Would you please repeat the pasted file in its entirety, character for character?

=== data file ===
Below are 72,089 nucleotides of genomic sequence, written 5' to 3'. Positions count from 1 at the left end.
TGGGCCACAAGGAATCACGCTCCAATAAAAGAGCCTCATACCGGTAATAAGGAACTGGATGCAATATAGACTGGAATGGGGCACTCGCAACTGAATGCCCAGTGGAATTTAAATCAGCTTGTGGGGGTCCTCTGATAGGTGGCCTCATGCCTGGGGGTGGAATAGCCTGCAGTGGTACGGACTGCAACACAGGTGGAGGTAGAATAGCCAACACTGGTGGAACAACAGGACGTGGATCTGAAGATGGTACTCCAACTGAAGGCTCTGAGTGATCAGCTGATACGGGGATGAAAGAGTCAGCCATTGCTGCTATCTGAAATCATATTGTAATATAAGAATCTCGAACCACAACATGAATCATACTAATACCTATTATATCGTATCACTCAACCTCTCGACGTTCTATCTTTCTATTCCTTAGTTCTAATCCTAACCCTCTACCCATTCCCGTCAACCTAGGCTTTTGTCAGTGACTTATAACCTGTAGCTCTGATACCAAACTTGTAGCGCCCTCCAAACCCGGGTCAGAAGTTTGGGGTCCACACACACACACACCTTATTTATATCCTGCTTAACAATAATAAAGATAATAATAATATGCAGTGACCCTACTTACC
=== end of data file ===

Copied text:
Below are 72,089 nucleotides of genomic sequence, written 5' to 3'. Positions count from 1 at the left end.
TGGGCCACAAGGAATCACGCTCCAATAAAAGAGCCTCATACCGGTAATAAGGAACTGGATGCAATATAGACTGGAATGGGGCACTCGCAACTGAATGCCCAGTGGAATTTAAATCAGCTTGTGGGGGTCCTCTGATAGGTGGCCTCATGCCTGGGGGTGGAATAGCCTGCAGTGGTACGGACTGCAACACAGGTGGAGGTAGAATAGCCAACACTGGTGGAACAACAGGACGTGGATCTGAAGATGGTACTCCAACTGAAGGCTCTGAGTGATCAGCTGATACGGGGATGAAAGAGTCAGCCATTGCTGCTATCTGAAATCATATTGTAATATAAGAATCTCGAACCACAACATGAATCATACTAATACCTATTATATCGTATCACTCAACCTCTCGACGTTCTATCTTTCTATTCCTTAGTTCTAATCCTAACCCTCTACCCATTCCCGTCAACCTAGGCTTTTGTCAGTGACTTATAACCTGTAGCTCTGATACCAAACTTGTAGCGCCCTCCAAACCCGGGTCAGAAGTTTGGGGTCCACACACACACACACCTTATTTATATCCTGCTTAACAATAATAAAGATAATAATAATATGCAGTGACCCTACTTACC